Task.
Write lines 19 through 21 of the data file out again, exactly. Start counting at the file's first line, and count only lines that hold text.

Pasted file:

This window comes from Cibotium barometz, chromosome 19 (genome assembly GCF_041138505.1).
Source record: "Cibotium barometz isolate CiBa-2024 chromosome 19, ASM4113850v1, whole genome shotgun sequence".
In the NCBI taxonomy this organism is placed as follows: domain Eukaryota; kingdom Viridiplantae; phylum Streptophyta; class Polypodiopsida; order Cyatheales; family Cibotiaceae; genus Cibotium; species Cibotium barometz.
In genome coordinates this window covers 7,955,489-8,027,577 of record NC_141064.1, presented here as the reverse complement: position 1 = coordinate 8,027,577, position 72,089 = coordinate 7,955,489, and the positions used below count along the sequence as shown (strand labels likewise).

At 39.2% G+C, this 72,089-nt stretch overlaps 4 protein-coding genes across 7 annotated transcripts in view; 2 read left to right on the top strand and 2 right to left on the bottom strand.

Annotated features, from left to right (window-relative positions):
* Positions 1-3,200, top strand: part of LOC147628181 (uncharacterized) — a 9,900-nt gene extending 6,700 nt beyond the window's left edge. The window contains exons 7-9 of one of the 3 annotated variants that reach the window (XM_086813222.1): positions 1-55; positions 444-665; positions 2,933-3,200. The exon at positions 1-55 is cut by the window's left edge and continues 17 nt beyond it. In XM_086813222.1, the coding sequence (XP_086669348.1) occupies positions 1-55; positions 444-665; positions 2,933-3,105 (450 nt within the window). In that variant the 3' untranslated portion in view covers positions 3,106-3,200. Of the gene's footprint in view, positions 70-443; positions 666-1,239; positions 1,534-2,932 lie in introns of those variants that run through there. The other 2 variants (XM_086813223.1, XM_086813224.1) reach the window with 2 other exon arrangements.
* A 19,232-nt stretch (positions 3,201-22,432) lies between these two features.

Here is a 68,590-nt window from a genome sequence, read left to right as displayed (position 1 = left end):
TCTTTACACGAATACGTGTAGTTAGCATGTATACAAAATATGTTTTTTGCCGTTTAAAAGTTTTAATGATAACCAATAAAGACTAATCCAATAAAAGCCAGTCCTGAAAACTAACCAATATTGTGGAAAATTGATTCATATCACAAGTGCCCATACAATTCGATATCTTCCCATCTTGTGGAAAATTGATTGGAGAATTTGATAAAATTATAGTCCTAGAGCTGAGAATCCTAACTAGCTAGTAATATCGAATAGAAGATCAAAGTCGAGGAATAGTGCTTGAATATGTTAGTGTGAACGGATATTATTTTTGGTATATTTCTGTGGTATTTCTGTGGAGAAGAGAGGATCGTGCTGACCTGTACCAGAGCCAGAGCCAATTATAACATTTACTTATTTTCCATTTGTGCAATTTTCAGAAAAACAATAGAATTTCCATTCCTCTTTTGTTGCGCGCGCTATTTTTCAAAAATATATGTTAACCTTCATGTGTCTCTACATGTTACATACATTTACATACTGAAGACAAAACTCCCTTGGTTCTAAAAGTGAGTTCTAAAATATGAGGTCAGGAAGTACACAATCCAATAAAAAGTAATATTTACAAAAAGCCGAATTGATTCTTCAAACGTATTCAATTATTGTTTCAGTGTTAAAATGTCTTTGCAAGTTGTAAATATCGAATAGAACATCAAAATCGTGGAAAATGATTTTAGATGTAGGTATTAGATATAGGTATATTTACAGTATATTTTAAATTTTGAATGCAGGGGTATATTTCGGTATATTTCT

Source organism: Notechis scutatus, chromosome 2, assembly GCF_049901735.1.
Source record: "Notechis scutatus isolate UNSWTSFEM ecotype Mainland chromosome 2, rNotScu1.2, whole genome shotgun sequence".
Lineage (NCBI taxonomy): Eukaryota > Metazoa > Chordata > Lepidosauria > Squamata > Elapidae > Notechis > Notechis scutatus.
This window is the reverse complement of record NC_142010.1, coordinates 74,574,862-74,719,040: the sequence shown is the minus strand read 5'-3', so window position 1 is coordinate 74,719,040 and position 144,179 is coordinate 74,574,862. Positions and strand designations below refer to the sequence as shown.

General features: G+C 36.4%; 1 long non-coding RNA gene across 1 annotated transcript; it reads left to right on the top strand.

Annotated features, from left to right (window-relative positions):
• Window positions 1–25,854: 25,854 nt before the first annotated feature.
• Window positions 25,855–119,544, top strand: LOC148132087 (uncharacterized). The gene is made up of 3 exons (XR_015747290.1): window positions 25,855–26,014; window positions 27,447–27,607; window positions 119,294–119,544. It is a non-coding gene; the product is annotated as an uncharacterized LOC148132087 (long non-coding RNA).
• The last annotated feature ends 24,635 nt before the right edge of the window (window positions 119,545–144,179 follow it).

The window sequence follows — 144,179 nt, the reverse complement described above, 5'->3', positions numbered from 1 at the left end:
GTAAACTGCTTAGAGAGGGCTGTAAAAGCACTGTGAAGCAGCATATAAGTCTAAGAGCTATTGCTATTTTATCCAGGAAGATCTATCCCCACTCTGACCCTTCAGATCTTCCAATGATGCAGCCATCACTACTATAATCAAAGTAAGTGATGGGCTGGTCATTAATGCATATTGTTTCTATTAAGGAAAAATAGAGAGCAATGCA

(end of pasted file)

• The last annotated feature ends 24,635 nt before the right edge of the window (window positions 119,545–144,179 follow it).

The window sequence follows — 144,179 nt, the reverse complement described above, 5'->3', positions numbered from 1 at the left end:
GTAAACTGCTTAGAGAGGGCTGTAAAAGCACTGTGAAGCAGCATATAAGTCTAAGAGCTATTGCTATTTTATCCAGGAAGATCTATCCCCACTCTGACCCTTCAGATCTTCCAATGATGCAGCCATCACTACTATAATCAAAGTAAGTGATGGGCTGGTCATTAATGCATATTGTTTCTATTAAGGAAAAATAGAGAGCAATGCA